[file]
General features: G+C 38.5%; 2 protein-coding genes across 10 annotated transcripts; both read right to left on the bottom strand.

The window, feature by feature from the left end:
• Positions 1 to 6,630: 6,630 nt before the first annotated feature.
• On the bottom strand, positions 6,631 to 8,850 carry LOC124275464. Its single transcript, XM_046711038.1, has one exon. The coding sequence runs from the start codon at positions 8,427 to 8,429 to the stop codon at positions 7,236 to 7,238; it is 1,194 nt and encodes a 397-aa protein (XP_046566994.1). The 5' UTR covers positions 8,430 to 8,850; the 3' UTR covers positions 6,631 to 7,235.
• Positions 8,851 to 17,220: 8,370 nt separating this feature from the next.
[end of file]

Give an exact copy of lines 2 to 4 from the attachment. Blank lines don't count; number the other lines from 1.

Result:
The window, feature by feature from the left end:
• Positions 1 to 6,630: 6,630 nt before the first annotated feature.
• On the bottom strand, positions 6,631 to 8,850 carry LOC124275464. Its single transcript, XM_046711038.1, has one exon. The coding sequence runs from the start codon at positions 8,427 to 8,429 to the stop codon at positions 7,236 to 7,238; it is 1,194 nt and encodes a 397-aa protein (XP_046566994.1). The 5' UTR covers positions 8,430 to 8,850; the 3' UTR covers positions 6,631 to 7,235.